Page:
• ROY

      Mar 20, 2017 at 10:01 am

      How did you prove that you did not increase your effective weight??

    • joey

      Mar 21, 2017 at 11:26 am

      It’s easy to measure with a swing catalyst force plate!

  5. Isaac Newton

    Mar 19, 2017 at 1:10 pm

    Great video. From a physics perspective some of your terminology made the engineer in me cringe though.

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Instruction

A shockingly simple drill to hit the golf ball farther

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One of the biggest requests I get on the lesson tee is for more distance. Everyone wants to hit the golf ball farther. Obviously. That being said, there’s many things that go into producing distance, such as…

  • Swing Length — how long is the swing or how long does the club stay in the air before hitting the ball?
  • Swing Width — are you at full extension at during the swing or do you get soft arms?
  • Impact Point — the horizontal and vertical point of contact that influences gear effect, launch, and spin rate.
  • Spin Rate — how much backspin does the ball have?
  • Height — how high is the ball in the air?
  • Launch Angle — what is the angle of the ball off the face during impact?
  • Ball Speed — how fast does the ball leave the blade?

But one thing remains true: if you want more distance, then you must swing faster with all of the above being maximized for your current swing speed. So how do you create more speed? Simple — set up the drill as shown below.

Use between 6-to-10 balls and swing 100 percent all out with no regard for where the ball lands. Then repeat the drill and make your normal speed swing and you will find that your clubhead speed will slightly increase. Do this drill 5 to 10 times per practice session and you will train yourself to swing faster.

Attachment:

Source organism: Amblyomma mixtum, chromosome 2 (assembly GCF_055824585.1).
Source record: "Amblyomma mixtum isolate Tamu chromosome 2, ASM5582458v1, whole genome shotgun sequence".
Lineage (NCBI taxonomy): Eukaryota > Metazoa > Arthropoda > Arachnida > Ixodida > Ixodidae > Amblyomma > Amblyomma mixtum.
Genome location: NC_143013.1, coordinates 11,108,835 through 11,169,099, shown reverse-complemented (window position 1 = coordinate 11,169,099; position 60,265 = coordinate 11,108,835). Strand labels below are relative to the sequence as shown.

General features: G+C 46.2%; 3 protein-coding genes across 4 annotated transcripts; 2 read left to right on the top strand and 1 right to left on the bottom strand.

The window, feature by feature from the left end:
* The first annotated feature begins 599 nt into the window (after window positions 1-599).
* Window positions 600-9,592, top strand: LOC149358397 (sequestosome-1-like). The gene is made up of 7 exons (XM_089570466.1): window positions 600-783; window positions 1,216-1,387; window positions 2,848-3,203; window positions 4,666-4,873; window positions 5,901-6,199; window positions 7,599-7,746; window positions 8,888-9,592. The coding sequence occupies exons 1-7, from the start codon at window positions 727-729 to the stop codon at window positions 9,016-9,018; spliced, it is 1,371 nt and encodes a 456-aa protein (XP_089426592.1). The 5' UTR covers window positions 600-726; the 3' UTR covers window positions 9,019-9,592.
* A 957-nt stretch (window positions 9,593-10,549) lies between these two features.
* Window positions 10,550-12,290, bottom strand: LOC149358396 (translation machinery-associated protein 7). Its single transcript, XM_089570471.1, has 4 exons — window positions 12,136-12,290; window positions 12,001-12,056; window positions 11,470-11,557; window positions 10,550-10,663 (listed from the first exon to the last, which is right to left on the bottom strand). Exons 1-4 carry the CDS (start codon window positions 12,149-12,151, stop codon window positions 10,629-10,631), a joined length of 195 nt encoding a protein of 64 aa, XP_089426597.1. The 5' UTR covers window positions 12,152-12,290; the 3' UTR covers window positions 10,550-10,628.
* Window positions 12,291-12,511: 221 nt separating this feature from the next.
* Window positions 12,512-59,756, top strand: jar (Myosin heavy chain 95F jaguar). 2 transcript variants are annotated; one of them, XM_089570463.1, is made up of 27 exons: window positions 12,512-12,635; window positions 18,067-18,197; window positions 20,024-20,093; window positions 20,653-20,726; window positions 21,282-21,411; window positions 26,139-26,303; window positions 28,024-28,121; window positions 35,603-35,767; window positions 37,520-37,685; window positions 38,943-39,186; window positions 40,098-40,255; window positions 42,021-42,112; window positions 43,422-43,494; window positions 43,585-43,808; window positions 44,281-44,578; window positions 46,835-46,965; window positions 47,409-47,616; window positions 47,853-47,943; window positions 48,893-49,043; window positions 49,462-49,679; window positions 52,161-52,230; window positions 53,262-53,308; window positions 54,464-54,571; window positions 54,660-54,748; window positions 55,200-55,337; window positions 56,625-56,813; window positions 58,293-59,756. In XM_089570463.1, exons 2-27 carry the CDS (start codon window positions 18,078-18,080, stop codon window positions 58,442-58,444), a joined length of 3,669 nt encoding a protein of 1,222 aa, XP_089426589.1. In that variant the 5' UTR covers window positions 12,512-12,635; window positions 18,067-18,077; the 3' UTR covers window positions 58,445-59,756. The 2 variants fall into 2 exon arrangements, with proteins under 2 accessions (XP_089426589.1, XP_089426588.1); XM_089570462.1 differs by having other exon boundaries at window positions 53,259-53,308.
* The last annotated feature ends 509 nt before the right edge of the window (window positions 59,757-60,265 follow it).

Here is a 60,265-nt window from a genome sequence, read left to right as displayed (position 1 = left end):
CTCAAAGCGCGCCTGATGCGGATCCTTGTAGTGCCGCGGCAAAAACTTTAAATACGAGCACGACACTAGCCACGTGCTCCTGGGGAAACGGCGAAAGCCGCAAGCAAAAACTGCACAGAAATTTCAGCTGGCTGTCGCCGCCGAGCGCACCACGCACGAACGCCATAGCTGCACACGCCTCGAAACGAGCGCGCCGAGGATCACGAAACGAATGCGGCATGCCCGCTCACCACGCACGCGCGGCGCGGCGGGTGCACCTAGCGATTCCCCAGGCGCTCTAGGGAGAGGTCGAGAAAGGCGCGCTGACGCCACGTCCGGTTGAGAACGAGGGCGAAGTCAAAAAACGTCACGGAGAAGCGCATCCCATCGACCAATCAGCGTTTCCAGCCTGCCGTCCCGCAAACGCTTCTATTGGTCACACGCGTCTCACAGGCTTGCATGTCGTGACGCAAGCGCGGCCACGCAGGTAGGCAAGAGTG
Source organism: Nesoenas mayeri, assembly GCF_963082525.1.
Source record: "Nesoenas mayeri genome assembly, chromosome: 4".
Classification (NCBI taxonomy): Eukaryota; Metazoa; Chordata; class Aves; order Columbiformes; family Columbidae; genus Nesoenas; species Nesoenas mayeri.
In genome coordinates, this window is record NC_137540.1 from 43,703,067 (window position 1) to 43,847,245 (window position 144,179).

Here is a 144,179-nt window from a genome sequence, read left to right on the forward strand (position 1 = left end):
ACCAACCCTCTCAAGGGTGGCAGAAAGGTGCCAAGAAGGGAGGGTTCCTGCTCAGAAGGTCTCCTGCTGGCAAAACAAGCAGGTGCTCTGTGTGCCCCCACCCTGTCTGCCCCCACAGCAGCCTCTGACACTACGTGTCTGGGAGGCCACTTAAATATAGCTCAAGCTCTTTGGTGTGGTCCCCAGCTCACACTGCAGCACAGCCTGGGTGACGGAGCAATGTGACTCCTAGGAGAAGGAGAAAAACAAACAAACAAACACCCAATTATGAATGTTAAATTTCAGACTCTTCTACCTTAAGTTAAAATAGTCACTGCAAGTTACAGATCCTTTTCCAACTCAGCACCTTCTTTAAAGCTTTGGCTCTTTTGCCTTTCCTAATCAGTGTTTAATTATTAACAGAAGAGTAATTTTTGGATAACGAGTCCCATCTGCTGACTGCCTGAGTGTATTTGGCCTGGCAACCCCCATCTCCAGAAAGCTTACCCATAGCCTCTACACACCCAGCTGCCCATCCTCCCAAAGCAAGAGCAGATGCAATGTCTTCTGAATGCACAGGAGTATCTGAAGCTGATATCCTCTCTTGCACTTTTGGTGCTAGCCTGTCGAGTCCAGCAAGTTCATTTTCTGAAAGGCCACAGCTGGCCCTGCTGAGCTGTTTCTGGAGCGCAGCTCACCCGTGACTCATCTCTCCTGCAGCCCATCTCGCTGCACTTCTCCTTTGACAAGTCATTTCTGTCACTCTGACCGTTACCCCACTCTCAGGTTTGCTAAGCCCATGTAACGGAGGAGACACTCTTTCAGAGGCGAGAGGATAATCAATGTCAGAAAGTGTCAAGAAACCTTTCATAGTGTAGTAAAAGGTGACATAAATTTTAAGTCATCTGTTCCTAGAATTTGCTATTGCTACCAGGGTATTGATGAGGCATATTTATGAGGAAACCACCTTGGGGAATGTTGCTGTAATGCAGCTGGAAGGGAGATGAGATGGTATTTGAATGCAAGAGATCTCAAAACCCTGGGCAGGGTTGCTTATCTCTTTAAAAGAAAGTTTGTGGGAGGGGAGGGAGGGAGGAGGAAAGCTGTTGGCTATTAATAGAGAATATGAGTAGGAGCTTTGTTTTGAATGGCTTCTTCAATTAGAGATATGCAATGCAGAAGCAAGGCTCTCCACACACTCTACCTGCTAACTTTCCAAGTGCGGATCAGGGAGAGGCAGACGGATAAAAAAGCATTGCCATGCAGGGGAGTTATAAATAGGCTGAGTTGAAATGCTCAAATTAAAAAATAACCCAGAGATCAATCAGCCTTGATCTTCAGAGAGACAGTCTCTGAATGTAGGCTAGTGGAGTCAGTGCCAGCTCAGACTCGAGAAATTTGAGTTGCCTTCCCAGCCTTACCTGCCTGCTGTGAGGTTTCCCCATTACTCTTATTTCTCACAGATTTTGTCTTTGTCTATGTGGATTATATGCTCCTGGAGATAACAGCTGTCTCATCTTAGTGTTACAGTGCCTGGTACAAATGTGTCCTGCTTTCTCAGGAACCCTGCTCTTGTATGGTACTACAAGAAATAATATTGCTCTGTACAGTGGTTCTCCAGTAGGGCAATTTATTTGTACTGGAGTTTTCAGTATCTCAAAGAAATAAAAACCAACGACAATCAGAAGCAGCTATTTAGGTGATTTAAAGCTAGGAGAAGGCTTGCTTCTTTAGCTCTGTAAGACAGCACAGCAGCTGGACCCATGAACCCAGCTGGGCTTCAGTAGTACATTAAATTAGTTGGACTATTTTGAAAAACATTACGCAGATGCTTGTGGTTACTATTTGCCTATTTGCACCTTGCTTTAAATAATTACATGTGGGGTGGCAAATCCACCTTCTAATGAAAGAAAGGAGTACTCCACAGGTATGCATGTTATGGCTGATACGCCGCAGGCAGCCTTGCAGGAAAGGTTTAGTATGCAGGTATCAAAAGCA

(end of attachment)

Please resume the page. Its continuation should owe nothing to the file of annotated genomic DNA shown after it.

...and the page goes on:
However, it’s up to you to figure out how fast you can swing yet maximize the qualities listed above so you can maintain consistent contact.

Remember, you don’t have to get complex to solve your distance problem. Try this first and see what happens!

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Instruction

Your Body Is Your Most Important Piece Of Equipment; It’s Time For An Upgrade

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Clubs, balls, shoes, mental training, lessons. Golfers are always searching for the next thing that is going to transform their game. If a product has promise, golfers are like addicts; they must have it… regardless of the price. What’s usually ignored, however, is the most important piece of equipment for all golfers: their body, and how their physical conditioning pertains to golf.

Everything becomes easier by getting in better “golf shape.” You will likely hit the ball farther, have better energy and focus, fewer aches and pains, improved ability to actually implement swing changes and the durability to practice more.

When trying to improve your physical conditioning for golf, it would shortsighted not to mention the following requirements:

  1. Discipline: There will be times you don’t want to train, but should.
  2. Patience: Small, incremental progress adds up to big improvement over time.
  3. A Path: Make sure you use your time and effort efficiently by having a training plan that matches your goals.

If you can adopt these principles, I am confident you will be very happy with the return — even more so than the latest driver, putter or practice aid.

I like to compare having a well functioning body to a painter’s blank canvas. By ensuring you have adequate coordination, motor control, mobility, stability, strength and speed, you have the basic tools necessary for a high-performance golf swing. Of course, you will still need to develop a functional technique and specific skill level that matches your goals. On the flip side, if you are deficient in these areas, you are like a dirty canvas; your options are limited and you will need to make compensations to achieve anything close to the desired outcome. In simpler terms, movements that are universally desirable in the golf swing may be very difficult or impossible for you based on your current physical state.